The British parliament rejected a move by Prime Minister David Cameron for military action against Assad in 2013, a vote that eventually weakened US President Barack Obama’s resolve to attack the Syrian regime, following a chemical weapons attack that killed hundreds of civilians in Damascus.

Activists, however, argue that prior inaction by the international community and the non-implementation of various UN resolutions against Assad have led to the current catastrophic situation, and that a no-fly zone would not involve Western troops fighting on the ground.

– See more at: http://www.alaraby.co.uk/english/news/2015/9/8/syrian-activists-call-for-no-fly-zone#sthash.POpMrnra.J1t6yflL.dpuf

Junk the international refugee system, and open the borders (reblogged from Open Borders: the Case)

Nothing about the modern refugee system makes sense. The way I see it, we have two choices. Either we can accept that, as much as we wish otherwise, we are little better than the governments of World War II who chose to let people fleeing violence die and suffer, in the name of “national defence” and “sovereign borders”. Or we can accept that every human being has the right to pursue a better life, as long as they are willing to pay the price to get there — the price of their ticket, and the price of lodging.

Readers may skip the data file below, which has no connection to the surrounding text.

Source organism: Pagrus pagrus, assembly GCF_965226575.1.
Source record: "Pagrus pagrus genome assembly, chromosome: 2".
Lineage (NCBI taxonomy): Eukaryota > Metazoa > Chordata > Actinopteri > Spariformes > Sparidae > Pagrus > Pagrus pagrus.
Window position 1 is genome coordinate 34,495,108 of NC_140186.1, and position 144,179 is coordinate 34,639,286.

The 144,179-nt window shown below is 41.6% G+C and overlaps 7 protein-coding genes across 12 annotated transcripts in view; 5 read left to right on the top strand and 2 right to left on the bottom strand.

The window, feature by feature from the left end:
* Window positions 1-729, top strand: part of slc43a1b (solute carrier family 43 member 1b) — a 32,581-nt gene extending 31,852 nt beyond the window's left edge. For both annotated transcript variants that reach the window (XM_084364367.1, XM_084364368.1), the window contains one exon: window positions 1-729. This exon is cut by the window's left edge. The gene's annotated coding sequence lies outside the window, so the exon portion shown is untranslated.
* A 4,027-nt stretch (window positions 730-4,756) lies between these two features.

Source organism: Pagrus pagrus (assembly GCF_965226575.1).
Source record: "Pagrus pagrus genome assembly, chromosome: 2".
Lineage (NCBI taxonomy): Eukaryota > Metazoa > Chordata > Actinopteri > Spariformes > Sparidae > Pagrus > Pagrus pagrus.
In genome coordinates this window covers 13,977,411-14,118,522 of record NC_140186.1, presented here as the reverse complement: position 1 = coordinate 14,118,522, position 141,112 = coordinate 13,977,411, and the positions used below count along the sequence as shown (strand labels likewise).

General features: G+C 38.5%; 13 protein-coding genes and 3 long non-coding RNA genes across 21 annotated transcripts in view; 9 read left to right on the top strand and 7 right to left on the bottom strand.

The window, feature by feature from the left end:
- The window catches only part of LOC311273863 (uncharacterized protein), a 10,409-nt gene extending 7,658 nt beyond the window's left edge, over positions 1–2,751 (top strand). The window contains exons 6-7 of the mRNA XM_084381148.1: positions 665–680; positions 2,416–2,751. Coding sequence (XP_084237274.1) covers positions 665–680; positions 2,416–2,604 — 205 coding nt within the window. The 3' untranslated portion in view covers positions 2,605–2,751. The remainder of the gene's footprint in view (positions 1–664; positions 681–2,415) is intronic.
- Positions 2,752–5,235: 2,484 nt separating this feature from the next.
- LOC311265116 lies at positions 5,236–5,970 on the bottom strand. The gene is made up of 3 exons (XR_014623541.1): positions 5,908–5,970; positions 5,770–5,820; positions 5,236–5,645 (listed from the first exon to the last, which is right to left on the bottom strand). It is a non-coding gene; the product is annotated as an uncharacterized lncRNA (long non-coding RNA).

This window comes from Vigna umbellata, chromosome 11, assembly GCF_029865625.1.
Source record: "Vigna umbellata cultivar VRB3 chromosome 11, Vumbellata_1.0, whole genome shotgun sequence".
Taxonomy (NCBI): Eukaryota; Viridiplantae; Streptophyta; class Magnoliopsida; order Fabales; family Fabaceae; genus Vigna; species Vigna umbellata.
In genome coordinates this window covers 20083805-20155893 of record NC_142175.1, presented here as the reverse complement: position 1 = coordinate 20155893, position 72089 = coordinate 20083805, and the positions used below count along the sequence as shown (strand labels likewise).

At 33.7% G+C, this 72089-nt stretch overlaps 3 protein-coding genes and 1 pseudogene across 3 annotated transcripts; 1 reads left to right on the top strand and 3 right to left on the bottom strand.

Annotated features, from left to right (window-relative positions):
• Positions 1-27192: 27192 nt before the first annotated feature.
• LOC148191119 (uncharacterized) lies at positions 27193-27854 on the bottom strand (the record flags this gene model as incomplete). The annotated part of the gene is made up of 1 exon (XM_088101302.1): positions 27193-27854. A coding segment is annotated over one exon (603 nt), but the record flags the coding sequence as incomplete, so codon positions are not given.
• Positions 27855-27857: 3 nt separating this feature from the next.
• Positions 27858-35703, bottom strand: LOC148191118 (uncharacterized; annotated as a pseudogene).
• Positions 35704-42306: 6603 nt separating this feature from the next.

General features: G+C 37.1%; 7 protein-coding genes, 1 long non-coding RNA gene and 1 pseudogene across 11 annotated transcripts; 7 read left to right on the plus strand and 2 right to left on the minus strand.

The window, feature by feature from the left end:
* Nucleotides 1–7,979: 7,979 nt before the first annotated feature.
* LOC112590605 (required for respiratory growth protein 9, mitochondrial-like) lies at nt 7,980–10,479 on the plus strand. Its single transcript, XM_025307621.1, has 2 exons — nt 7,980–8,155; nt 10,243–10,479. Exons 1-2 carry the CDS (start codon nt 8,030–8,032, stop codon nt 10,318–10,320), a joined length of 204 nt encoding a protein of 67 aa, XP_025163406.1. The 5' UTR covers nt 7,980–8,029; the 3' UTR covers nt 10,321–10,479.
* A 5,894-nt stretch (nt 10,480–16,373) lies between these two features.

****

Refugee and asylum are hot topics these days, with conflict across the world and criminal violence often forcing people to set off for distant lands in search of a better life. It seems to me that most people arguing this issue operate under two misapprehensions regarding how refugee law works:

  1. They believe that refugees don’t have very particular or special rights to migrate under the law — refugees crossing a border without submitting to inspection is unlawful, and countries don’t have special obligations to accept refugees who set foot on their territory.
  2. They believe that international and domestic law adequately protects the rights of refugees, and that most of the problems to do with refugee and asylum-seeker rights originate from governments failing to adhere to their legal obligations, rather than any fundamental failing of refugee law.